...of time and place. Paris has been called, with much justification, the world's capital of nostalgia... and if one has been fortunate to have seen it when one was young and in love, well... And then it was the `50's, for some of us of a certain age, a decade that evokes nostalgia if you airbrush out the threat of nuclear annihilation, McCarthyism, the Korean War, the possibility of being stricken with polio at the beginning of the decade...

I first came by Stanley Karnow by reading his quintessential book on the American war in Vietnam Vietnam: A History, shortly after it was published in 1984... just barely enough time after the war to provide some perspective. Rightly, he won the Pulitzer Prize for it. Scholarly and authoritative, Karnow cut through so many of the myths surrounding the war in ways that I had not seen done before by a "mainstream" journalist. Paris in the Fifties was published in 1997, and given his literary pedigree, and my Francophile nature, it was an essential read.

And there is much to like if you are willing to just sit back and enjoy the times. Like many Americans of the post Second World War era, who followed their predecessors after the First World War, Karnow explained how they flocked to Paris to live in the excitement of the "city of light," in often limited financial circumstances. This book is a collection of 21 vignettes, based on his dispatches to Time Magazine. However, as he says in the Preface, the stories appear in "greatly revised form," so for me, the most fascinating part would have been the how and the why of the revisions, which, of course, you're not offered.
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Most Helpful Customer Reviews on (beta) 4.4 out of 5 stars  23 reviews
14 of 14 people found the following review helpful
5.0 out of 5 stars Why are the French the way they are today? Read background. 10 Nov 1998
By - Published on
Chapter 15 on the youth of France is worth the price of the book alone. Times were hard in the 1950s and Karnow knew it and wrote about it. "What do we want? A decent life and I don't know how to attain it", says a 27 year old worker whose wife also works and together have a very limited life. What do the French think about food, work, wine, sex, intellectuals, language, fashion, Coca Cola? It is all here in this delightful book and it is not what Americans think. Yes, it is a report from a foreign country.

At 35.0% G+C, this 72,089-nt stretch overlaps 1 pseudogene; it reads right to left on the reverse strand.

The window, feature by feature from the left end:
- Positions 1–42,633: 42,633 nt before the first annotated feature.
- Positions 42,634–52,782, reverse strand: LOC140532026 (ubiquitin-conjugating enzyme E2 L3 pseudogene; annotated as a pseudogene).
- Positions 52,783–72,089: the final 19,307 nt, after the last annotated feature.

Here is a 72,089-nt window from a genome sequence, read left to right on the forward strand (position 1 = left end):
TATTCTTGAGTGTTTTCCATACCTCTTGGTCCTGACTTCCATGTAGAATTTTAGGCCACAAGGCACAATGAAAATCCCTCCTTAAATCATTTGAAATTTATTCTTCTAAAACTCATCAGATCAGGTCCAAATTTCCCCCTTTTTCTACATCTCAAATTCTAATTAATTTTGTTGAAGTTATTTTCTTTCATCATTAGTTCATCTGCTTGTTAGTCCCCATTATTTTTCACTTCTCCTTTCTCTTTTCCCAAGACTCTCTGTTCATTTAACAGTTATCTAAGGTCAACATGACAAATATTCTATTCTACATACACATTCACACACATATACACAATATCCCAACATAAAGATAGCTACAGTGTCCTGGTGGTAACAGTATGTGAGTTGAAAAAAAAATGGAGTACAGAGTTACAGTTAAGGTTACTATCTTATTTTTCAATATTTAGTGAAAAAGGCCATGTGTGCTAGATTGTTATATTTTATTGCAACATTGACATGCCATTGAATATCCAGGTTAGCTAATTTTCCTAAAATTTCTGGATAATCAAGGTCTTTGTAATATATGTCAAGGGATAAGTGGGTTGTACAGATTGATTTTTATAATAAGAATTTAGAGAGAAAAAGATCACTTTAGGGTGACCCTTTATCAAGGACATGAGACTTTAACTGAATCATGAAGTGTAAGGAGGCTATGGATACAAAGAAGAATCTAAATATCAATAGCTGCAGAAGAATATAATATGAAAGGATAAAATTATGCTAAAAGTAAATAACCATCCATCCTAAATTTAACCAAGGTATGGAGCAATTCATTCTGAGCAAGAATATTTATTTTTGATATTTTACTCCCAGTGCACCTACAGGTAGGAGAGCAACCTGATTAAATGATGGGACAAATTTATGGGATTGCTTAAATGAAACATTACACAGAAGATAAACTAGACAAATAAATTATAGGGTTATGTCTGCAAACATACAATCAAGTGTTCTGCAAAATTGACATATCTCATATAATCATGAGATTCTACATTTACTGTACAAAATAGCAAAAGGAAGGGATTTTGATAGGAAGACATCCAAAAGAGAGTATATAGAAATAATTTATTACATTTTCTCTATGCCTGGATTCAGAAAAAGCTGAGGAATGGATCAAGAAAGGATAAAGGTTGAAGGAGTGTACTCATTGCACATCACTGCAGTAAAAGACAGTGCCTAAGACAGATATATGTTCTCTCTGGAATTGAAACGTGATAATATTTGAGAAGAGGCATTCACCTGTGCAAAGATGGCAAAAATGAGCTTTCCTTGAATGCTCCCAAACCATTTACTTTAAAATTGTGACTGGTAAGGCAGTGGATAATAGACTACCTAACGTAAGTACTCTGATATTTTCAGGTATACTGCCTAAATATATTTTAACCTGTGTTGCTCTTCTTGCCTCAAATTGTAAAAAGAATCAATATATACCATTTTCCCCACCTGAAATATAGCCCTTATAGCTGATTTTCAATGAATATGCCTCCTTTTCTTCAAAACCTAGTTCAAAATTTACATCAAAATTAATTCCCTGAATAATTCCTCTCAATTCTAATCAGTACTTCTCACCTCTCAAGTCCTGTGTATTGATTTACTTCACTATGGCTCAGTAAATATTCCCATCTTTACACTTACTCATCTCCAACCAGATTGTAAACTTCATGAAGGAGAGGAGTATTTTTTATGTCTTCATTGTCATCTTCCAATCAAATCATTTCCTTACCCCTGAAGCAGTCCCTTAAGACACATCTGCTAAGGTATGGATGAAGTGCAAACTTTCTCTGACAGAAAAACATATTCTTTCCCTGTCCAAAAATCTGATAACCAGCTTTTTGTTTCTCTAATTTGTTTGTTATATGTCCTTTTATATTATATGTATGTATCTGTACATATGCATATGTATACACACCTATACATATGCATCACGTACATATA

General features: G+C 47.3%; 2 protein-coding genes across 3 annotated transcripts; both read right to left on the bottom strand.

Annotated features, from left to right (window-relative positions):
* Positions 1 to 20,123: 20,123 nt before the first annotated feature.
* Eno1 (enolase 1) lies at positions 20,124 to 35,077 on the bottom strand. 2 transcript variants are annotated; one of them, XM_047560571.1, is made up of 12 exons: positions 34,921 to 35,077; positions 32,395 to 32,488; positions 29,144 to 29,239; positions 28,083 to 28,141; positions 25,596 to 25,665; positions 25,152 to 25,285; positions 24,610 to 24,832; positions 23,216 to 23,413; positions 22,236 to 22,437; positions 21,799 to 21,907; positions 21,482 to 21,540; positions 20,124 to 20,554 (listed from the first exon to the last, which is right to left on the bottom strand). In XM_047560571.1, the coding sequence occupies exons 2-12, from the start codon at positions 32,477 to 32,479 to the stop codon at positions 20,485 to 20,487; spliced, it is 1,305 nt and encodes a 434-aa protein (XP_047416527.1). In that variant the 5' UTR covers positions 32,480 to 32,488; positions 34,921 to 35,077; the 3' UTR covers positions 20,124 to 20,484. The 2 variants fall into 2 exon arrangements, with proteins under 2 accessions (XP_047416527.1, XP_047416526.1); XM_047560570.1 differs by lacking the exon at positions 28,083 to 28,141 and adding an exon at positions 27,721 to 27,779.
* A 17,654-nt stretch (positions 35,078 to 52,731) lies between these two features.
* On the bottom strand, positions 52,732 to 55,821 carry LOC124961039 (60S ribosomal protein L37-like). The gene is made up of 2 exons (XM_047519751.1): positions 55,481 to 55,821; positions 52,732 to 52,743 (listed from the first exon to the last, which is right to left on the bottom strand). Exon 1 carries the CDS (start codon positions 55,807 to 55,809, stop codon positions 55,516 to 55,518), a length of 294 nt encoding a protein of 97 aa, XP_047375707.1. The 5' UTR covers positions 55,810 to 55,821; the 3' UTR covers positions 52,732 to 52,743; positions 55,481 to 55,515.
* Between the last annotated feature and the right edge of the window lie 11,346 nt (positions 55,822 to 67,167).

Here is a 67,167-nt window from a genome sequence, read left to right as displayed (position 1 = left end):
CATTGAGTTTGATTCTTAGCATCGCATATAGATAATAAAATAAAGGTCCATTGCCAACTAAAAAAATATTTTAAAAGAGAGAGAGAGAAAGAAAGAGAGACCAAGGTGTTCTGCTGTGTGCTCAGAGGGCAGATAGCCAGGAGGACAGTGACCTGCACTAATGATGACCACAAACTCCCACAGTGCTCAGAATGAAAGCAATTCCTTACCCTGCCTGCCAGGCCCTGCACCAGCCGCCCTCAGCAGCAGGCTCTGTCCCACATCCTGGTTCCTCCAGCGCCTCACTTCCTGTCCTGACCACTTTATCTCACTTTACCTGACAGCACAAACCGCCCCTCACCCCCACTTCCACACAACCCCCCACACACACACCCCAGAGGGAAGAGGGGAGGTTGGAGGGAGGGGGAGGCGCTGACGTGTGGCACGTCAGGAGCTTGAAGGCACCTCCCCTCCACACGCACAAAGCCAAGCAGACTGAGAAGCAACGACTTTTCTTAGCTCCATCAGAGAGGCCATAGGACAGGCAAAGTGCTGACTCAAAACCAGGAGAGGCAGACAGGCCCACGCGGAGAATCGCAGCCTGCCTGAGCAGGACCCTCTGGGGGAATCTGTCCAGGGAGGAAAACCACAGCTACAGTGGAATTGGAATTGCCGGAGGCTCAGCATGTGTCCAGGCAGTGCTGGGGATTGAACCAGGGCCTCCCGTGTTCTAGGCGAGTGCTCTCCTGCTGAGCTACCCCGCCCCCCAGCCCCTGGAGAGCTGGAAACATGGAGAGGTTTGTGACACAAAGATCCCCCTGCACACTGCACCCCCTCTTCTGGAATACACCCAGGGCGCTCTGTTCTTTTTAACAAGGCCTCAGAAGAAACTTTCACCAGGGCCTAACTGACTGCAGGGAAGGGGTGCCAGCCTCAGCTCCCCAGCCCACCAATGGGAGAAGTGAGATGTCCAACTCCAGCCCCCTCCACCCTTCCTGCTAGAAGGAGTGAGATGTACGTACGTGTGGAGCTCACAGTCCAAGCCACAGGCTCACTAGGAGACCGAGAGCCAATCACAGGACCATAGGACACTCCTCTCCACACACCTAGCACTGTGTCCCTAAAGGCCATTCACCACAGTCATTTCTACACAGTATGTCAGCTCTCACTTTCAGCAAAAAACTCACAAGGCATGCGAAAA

8 of 8 people found the following review helpful
4.0 out of 5 stars Paris Since '45 9 July 2000
By A Customer - Published on
I really enjoyed this book. While I won't go over the top and give it a five-star rating, I found it a fascinating look at both French culture and Europe immediately after WWII. The title is a bit misleading - the stories Karnow has to tell are not Paris-specific ans much as they are France-specific. The cultural landmarks one might expect - painters, writers, musicians,filmmakers - expats and natives alike - modernists who filled up city up after the war, during the '50's are notoriously absent, despite the interview-appearances of John Huston, Audrey Hepburn and Ernest Hemingway.
Karnow was a stringer for Life Magazine during the '50's and was widely dispatched during his tenure. Rather than a history specifically about the city and its culture during the Eisenhower-era, this book is an omnibus of cultural information - the history of the guillotine, café culture, visits with the crown-princes and princesses of Hollywood, and the beginnings of Algerian resistance to French rule.
Karnow's done a fine - and sometimes gripping - job of creating a *petit-histoire* keyhole for us to view his Parisian decade through. While it didn't necessarily cover the bases I had hoped for - (e.g. George Orwell's 'Down and Out in Paris and London')- it filled in a lot of the gaps that lead to the student uprisings in 1968. This book may or may not be for the French-cultural novitiate or for those seeking reprisals of Goddard films, but Karnow's account of Paris - his personal narrative - freights its own reward.